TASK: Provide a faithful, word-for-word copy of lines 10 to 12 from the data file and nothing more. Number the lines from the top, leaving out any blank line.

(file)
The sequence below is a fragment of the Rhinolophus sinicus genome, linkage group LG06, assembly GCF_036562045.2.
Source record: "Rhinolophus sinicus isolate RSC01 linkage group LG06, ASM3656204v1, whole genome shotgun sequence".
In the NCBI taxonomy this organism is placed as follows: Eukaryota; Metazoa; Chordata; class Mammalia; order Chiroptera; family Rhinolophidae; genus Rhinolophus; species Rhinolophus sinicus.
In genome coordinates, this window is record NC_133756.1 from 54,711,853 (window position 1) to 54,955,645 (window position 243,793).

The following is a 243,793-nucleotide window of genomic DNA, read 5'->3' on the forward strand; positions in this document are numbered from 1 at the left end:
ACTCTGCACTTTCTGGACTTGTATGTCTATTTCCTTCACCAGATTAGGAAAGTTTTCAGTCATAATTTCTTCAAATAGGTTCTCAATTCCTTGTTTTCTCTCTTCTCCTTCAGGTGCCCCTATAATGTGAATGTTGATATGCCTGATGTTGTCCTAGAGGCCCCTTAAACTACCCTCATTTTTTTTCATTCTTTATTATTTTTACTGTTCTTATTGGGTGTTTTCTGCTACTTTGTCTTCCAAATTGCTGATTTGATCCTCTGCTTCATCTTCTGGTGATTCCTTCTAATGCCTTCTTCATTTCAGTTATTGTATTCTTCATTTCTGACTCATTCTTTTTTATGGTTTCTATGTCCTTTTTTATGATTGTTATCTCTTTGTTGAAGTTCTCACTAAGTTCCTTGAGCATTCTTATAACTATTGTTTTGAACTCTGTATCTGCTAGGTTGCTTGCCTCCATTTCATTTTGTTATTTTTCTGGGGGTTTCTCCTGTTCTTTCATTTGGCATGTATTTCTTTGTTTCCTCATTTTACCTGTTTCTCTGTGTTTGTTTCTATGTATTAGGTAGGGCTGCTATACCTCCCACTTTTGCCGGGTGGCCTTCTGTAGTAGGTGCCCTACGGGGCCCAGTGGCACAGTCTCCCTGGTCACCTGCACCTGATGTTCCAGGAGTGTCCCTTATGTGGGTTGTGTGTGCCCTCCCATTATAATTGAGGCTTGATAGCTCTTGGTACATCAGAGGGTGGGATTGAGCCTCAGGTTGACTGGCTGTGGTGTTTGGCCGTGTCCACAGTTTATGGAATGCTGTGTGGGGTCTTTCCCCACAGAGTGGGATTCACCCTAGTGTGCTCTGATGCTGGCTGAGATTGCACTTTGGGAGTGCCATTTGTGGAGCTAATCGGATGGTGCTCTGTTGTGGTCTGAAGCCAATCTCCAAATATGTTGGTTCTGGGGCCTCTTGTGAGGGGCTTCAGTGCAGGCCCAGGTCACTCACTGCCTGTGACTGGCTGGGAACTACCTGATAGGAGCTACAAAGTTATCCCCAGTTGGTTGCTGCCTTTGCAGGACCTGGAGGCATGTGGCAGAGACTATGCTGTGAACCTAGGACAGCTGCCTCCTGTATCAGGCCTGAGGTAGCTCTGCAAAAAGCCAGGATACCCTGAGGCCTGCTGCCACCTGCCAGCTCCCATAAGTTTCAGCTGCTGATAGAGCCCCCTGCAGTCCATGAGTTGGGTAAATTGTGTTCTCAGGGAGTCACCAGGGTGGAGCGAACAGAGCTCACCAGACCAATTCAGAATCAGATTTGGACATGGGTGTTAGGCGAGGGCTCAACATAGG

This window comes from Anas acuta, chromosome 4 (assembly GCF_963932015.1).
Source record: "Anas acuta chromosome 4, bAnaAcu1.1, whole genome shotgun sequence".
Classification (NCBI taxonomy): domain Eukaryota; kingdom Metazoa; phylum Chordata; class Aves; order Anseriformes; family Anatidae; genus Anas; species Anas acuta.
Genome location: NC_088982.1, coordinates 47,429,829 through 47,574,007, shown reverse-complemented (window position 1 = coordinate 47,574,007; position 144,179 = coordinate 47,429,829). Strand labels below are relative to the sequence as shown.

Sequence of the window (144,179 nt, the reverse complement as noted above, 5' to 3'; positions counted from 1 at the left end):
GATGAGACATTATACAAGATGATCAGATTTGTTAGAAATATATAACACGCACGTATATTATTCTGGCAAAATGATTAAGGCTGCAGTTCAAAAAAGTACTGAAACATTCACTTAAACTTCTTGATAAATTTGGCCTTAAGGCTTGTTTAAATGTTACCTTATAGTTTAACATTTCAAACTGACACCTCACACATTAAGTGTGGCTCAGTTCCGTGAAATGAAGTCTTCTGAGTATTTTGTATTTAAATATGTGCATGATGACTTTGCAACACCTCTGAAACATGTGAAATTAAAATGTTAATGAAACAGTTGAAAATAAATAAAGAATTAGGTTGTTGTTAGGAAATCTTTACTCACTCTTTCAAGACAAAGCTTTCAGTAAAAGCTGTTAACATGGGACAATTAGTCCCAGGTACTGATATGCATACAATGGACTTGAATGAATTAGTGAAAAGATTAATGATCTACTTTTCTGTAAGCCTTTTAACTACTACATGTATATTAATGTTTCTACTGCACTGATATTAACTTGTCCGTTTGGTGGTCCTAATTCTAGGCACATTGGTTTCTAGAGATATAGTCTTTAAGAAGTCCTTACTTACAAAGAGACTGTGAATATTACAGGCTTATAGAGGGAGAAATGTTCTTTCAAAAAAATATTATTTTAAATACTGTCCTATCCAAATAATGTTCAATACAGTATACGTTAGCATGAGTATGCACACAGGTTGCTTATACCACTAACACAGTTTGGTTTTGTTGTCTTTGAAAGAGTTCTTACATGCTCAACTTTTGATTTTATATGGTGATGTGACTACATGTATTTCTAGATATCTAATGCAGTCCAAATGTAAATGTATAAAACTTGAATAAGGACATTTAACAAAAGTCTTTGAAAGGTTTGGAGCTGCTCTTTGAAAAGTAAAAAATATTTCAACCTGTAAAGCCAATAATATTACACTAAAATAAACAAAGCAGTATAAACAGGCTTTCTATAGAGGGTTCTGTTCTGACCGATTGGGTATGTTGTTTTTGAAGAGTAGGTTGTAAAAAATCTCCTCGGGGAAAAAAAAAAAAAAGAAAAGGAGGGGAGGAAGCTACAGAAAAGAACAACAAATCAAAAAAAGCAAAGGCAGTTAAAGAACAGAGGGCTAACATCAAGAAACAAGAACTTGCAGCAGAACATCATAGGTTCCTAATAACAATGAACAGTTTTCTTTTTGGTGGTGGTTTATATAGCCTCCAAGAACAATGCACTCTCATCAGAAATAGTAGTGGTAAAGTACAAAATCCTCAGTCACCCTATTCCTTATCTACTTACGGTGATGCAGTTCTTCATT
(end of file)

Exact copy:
Genome location: NC_088982.1, coordinates 47,429,829 through 47,574,007, shown reverse-complemented (window position 1 = coordinate 47,574,007; position 144,179 = coordinate 47,429,829). Strand labels below are relative to the sequence as shown.

Sequence of the window (144,179 nt, the reverse complement as noted above, 5' to 3'; positions counted from 1 at the left end):
GATGAGACATTATACAAGATGATCAGATTTGTTAGAAATATATAACACGCACGTATATTATTCTGGCAAAATGATTAAGGCTGCAGTTCAAAAAAGTACTGAAACATTCACTTAAACTTCTTGATAAATTTGGCCTTAAGGCTTGTTTAAATGTTACCTTATAGTTTAACATTTCAAACTGACACCTCACACATTAAGTGTGGCTCAGTTCCGTGAAATGAAGTCTTCTGAGTATTTTGTATTTAAATATGTGCATGATGACTTTGCAACACCTCTGAAACATGTGAAATTAAAATGTTAATGAAACAGTTGAAAATAAATAAAGAATTAGGTTGTTGTTAGGAAATCTTTACTCACTCTTTCAAGACAAAGCTTTCAGTAAAAGCTGTTAACATGGGACAATTAGTCCCAGGTACTGATATGCATACAATGGACTTGAATGAATTAGTGAAAAGATTAATGATCTACTTTTCTGTAAGCCTTTTAACTACTACATGTATATTAATGTTTCTACTGCACTGATATTAACTTGTCCGTTTGGTGGTCCTAATTCTAGGCACATTGGTTTCTAGAGATATAGTCTTTAAGAAGTCCTTACTTACAAAGAGACTGTGAATATTACAGGCTTATAGAGGGAGAAATGTTCTTTCAAAAAAATATTATTTTAAATACTGTCCTATCCAAATAATGTTCAATACAGTATACGTTAGCATGAGTATGCACACAGGTTGCTTATACCACTAACACAGTTTGGTTTTGTTGTCTTTGAAAGAGTTCTTACATGCTCAACTTTTGATTTTATATGGTGATGTGACTACATGTATTTCTAGATATCTAATGCAGTCCAAATGTAAATGTATAAAACTTGAATAAGGACATTTAACAAAAGTCTTTGAAAGGTTTGGAGCTGCTCTTTGAAAAGTAAAAAATATTTCAACCTGTAAAGCCAATAATATTACACTAAAATAAACAAAGCAGTATAAACAGGCTTTCTATAGAGGGTTCTGTTCTGACCGATTGGGTATGTTGTTTTTGAAGAGTAGGTTGTAAAAAATCTCCTCGGGGAAAAAAAAAAAAAAGAAAAGGAGGGGAGGAAGCTACAGAAAAGAACAACAAATCAAAAAAAGCAAAGGCAGTTAAAGAACAGAGGGCTAACATCAAGAAACAAGAACTTGCAGCAGAACATCATAGGTTCCTAATAACAATGAACAGTTTTCTTTTTGGTGGTGGTTTATATAGCCTCCAAGAACAATGCACTCTCATCAGAAATAGTAGTGGTAAAGTACAAAATCCTCAGTCACCCTATTCCTTATCTACTTACGGTGATGCAGTTCTTCATT